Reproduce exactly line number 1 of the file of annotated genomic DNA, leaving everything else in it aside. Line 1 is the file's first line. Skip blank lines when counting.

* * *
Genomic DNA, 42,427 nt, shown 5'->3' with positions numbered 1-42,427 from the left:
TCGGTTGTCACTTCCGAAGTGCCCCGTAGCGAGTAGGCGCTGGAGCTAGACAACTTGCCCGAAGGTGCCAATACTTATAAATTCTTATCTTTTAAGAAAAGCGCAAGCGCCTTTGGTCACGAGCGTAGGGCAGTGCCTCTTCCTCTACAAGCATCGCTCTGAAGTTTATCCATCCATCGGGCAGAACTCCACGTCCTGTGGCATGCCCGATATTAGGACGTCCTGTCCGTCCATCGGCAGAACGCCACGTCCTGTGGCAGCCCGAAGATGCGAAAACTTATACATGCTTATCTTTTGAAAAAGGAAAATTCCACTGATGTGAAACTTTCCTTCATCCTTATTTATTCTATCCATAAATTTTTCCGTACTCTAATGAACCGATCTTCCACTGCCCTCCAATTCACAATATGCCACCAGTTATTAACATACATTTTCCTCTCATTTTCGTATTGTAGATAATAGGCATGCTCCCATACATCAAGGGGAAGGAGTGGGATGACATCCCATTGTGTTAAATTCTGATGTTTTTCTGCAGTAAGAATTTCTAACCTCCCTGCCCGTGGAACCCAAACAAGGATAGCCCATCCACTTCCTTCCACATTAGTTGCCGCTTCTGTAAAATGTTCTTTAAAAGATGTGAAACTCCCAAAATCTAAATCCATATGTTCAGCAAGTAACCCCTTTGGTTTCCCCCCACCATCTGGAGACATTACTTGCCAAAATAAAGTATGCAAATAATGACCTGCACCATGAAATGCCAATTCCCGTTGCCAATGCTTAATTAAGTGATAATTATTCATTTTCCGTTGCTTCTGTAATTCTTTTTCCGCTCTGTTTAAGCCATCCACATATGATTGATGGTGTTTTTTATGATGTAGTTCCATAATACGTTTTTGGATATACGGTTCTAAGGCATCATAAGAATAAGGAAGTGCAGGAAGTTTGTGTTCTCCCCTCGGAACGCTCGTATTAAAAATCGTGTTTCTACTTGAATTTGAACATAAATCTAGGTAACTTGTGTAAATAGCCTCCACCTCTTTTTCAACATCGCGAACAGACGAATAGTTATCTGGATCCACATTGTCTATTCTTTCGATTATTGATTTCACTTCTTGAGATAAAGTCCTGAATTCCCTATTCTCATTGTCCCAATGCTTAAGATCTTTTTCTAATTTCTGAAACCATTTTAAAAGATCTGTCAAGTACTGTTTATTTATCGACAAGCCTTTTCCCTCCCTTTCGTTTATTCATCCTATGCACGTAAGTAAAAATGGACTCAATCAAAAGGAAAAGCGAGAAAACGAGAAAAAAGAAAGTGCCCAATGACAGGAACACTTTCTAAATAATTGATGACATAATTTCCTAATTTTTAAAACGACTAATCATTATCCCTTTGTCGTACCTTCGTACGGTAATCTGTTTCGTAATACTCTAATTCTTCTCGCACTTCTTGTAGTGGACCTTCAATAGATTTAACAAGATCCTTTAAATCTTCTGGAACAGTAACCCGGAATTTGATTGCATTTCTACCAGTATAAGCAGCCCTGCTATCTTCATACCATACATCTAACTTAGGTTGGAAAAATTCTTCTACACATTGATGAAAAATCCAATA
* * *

Genomic DNA, 42,427 nt, shown 5'->3' with positions numbered 1-42,427 from the left: